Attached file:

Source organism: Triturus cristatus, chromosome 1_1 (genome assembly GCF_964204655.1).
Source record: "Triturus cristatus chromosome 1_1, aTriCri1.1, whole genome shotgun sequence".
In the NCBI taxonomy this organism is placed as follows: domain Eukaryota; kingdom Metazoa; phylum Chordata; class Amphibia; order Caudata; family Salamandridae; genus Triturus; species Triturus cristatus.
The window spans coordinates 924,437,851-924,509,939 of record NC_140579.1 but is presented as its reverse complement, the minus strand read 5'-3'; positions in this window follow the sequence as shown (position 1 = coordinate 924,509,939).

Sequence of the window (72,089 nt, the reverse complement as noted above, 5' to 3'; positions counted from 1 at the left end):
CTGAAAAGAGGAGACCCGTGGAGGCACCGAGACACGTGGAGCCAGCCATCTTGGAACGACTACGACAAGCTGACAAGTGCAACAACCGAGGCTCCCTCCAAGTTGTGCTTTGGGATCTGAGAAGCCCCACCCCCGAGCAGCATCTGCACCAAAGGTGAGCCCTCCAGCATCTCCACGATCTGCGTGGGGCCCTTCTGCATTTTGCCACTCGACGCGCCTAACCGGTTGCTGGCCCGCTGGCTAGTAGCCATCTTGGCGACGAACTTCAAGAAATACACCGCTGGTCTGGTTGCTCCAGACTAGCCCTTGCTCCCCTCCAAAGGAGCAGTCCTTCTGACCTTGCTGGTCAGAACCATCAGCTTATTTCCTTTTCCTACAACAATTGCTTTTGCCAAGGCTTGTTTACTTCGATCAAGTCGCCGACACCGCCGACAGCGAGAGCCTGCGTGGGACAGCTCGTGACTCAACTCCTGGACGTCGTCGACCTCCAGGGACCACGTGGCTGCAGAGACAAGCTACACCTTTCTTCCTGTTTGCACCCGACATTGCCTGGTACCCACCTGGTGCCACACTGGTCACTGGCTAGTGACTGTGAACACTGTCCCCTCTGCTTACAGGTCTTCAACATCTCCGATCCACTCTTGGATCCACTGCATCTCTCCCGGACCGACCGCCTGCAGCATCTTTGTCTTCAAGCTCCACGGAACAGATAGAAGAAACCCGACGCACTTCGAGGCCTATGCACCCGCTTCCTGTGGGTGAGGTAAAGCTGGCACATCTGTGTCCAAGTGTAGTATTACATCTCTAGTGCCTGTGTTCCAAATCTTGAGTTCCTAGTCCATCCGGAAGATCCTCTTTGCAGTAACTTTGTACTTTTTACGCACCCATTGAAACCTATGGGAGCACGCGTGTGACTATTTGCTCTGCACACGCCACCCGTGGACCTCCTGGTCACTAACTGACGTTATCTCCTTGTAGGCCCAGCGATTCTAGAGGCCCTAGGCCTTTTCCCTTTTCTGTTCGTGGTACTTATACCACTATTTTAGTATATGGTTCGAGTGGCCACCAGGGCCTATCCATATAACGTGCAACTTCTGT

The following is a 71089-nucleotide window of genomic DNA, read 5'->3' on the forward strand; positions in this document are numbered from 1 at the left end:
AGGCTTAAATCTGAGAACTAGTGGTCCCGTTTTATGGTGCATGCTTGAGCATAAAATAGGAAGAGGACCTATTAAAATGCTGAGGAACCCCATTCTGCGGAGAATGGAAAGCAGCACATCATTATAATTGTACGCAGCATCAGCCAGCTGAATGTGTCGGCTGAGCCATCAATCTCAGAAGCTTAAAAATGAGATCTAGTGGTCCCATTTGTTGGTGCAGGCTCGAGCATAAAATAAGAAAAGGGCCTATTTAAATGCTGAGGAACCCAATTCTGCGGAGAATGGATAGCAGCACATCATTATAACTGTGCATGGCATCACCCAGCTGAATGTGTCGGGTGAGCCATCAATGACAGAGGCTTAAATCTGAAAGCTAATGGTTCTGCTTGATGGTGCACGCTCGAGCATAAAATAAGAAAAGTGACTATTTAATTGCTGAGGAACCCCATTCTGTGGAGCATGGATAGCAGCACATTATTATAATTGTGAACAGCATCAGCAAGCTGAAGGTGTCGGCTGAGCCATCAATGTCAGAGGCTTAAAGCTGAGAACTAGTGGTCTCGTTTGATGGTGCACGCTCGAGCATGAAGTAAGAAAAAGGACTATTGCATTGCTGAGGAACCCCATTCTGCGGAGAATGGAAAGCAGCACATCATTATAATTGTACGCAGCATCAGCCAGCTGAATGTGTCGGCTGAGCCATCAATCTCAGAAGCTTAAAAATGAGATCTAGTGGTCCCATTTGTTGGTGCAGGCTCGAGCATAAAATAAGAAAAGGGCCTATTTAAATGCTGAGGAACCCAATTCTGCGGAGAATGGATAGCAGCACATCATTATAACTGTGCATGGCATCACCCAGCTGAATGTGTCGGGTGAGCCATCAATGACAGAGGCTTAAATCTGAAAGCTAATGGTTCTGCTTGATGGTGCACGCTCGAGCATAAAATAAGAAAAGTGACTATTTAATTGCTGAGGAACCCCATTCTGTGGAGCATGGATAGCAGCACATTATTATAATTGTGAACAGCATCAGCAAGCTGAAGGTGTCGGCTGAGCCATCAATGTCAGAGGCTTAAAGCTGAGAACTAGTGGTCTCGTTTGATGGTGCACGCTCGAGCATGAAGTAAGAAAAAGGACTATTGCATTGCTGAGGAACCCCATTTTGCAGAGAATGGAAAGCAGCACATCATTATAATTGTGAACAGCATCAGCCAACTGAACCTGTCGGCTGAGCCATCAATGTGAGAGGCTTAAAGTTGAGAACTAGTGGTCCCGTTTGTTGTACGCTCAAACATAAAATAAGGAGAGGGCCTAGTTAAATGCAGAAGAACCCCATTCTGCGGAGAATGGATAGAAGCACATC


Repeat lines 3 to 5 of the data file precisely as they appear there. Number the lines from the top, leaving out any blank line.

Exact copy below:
In the NCBI taxonomy this organism is placed as follows: domain Eukaryota; kingdom Metazoa; phylum Chordata; class Amphibia; order Caudata; family Salamandridae; genus Triturus; species Triturus cristatus.
The window spans coordinates 924,437,851-924,509,939 of record NC_140579.1 but is presented as its reverse complement, the minus strand read 5'-3'; positions in this window follow the sequence as shown (position 1 = coordinate 924,509,939).

Sequence of the window (72,089 nt, the reverse complement as noted above, 5' to 3'; positions counted from 1 at the left end):